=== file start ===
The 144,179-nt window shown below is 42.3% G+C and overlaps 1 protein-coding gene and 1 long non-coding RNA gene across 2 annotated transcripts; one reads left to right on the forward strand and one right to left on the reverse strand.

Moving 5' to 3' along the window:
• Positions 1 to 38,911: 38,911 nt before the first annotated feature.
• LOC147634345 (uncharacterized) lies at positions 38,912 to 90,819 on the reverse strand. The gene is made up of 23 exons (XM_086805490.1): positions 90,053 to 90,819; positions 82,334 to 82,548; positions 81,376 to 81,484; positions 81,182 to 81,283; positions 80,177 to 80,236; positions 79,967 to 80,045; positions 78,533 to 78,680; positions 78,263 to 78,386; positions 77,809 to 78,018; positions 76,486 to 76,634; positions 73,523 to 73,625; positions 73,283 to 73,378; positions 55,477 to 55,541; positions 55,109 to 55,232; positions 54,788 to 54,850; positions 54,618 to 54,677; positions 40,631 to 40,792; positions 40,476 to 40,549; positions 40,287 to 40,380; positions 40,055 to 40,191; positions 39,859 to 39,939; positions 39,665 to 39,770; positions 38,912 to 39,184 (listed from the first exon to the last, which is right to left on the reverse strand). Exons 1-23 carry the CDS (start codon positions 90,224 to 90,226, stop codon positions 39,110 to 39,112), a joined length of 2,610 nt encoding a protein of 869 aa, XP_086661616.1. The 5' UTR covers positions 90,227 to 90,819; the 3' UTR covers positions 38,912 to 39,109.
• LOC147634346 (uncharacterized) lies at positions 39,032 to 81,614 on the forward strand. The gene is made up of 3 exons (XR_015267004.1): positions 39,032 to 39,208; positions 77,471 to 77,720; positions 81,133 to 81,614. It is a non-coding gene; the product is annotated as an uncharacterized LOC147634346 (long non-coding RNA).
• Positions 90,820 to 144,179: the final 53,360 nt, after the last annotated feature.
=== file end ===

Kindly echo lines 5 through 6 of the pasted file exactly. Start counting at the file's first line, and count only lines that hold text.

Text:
• LOC147634346 (uncharacterized) lies at positions 39,032 to 81,614 on the forward strand. The gene is made up of 3 exons (XR_015267004.1): positions 39,032 to 39,208; positions 77,471 to 77,720; positions 81,133 to 81,614. It is a non-coding gene; the product is annotated as an uncharacterized LOC147634346 (long non-coding RNA).
• Positions 90,820 to 144,179: the final 53,360 nt, after the last annotated feature.